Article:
Contacts were made to help research appropriate paint colors, obtain font samples, original logo design specifications from PAA marketing, as well as marking data for PAA’s DC-3s. Armed with a list of every DC-3 owned and operated by Pan American, I scoured the current FAA registration database to find out of any of the registration numbers were currently not assigned to airplanes but found only one that was available. N33611 had originally been applied to a PAA DC-3 that was lost in a takeoff accident (without loss of life) at Port of Spain in 1942. Not being overtly superstitious, I reserved the number and requested FAA permission to apply it to our airplane. It is worth noting here that at about this time, I began to question whether purchase and restoration of a DC-3 was a sound idea. During this moment of doubt, my wife and I purchased sight-unseen a large scale model of a DC-3 to hang in my office. When it arrived, I was stunned to find that the model was painted silver and had no markings at all, except one wing upon which was painted: NC33611.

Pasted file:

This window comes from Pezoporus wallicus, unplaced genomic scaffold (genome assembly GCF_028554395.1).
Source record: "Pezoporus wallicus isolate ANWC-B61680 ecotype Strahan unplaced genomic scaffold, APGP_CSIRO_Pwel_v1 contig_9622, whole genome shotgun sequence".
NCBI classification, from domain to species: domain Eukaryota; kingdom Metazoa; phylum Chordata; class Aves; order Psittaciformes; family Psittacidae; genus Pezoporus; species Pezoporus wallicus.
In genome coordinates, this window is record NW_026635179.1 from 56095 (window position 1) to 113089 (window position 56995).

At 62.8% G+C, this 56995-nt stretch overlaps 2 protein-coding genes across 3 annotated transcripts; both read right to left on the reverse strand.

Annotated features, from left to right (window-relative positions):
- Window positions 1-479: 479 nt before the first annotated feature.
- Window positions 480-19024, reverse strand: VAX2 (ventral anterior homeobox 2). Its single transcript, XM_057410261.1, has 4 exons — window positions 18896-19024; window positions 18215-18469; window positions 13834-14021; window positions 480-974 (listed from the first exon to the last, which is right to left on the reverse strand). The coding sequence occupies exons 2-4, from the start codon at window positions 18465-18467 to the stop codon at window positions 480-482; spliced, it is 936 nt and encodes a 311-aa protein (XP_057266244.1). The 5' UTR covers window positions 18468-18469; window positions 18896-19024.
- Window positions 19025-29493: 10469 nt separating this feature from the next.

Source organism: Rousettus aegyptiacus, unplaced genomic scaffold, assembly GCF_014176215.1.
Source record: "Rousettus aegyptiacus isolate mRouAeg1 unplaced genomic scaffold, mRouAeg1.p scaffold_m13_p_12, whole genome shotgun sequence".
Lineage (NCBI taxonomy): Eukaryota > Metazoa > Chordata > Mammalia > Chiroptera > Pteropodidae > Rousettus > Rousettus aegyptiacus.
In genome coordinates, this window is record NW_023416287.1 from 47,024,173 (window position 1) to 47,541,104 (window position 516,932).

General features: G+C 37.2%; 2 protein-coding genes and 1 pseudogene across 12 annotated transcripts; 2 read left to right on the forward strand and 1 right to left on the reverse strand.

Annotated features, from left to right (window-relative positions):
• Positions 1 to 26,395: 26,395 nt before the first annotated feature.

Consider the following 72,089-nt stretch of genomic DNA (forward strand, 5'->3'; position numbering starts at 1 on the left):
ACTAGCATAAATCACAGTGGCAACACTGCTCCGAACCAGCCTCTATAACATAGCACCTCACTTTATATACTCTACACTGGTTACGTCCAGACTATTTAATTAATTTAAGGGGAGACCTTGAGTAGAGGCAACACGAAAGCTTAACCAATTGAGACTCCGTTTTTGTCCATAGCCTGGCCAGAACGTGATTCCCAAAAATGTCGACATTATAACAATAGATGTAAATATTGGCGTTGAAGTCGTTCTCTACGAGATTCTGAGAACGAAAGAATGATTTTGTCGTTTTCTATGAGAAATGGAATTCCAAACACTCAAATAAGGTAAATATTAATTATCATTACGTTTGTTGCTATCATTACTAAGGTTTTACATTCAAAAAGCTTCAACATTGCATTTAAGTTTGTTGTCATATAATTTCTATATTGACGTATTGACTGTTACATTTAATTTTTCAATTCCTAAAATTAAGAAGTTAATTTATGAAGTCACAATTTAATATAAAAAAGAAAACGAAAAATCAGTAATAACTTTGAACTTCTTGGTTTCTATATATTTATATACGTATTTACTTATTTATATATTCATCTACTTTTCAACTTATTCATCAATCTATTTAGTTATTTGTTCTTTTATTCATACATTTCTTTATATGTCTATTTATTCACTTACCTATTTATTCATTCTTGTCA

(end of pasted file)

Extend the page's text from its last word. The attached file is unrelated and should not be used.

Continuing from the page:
Armed with this message from the universe, I stowed all doubt and continued onward.
Into the Future
Our DC-3 required a significant amount of work when she was acquired. Both engines were in very poor shape. She was beginning to show signs of weathering that had not yet lead to corrosion, but required a thorough restoration nonetheless. Nearly all of her major systems had to be removed and rebuilt. We suffered an engine failure while moving the airplane between restoration facilities, and thus decided to overhaul both engines and all of their associated accessories. To improve the safety of the airplane, we installed a suite of modern, GPS navigation devices, satellite weather receivers, traffic avoidance capability, terrain awareness and a few other goodies that pilots from the 1940s couldn’t possibly have imagined.